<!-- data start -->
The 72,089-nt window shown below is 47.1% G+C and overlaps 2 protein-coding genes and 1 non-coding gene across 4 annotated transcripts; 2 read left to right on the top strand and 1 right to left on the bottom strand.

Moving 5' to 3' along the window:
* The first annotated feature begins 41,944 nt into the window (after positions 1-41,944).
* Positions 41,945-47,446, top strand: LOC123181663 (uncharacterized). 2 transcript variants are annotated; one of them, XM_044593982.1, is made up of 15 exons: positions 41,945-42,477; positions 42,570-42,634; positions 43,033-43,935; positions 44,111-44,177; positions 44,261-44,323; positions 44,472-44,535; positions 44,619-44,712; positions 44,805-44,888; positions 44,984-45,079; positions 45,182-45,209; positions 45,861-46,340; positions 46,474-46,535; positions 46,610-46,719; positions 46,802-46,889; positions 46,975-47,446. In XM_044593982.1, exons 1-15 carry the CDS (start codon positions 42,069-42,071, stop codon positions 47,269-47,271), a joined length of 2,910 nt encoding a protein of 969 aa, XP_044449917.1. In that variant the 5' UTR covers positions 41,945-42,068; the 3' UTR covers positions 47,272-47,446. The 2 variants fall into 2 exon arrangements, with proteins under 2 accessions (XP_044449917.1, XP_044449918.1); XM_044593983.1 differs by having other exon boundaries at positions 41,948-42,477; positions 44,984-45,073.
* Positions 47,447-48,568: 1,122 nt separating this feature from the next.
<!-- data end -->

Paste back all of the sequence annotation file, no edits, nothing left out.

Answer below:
The 72,089-nt window shown below is 47.1% G+C and overlaps 2 protein-coding genes and 1 non-coding gene across 4 annotated transcripts; 2 read left to right on the top strand and 1 right to left on the bottom strand.

Moving 5' to 3' along the window:
* The first annotated feature begins 41,944 nt into the window (after positions 1-41,944).
* Positions 41,945-47,446, top strand: LOC123181663 (uncharacterized). 2 transcript variants are annotated; one of them, XM_044593982.1, is made up of 15 exons: positions 41,945-42,477; positions 42,570-42,634; positions 43,033-43,935; positions 44,111-44,177; positions 44,261-44,323; positions 44,472-44,535; positions 44,619-44,712; positions 44,805-44,888; positions 44,984-45,079; positions 45,182-45,209; positions 45,861-46,340; positions 46,474-46,535; positions 46,610-46,719; positions 46,802-46,889; positions 46,975-47,446. In XM_044593982.1, exons 1-15 carry the CDS (start codon positions 42,069-42,071, stop codon positions 47,269-47,271), a joined length of 2,910 nt encoding a protein of 969 aa, XP_044449917.1. In that variant the 5' UTR covers positions 41,945-42,068; the 3' UTR covers positions 47,272-47,446. The 2 variants fall into 2 exon arrangements, with proteins under 2 accessions (XP_044449917.1, XP_044449918.1); XM_044593983.1 differs by having other exon boundaries at positions 41,948-42,477; positions 44,984-45,073.
* Positions 47,447-48,568: 1,122 nt separating this feature from the next.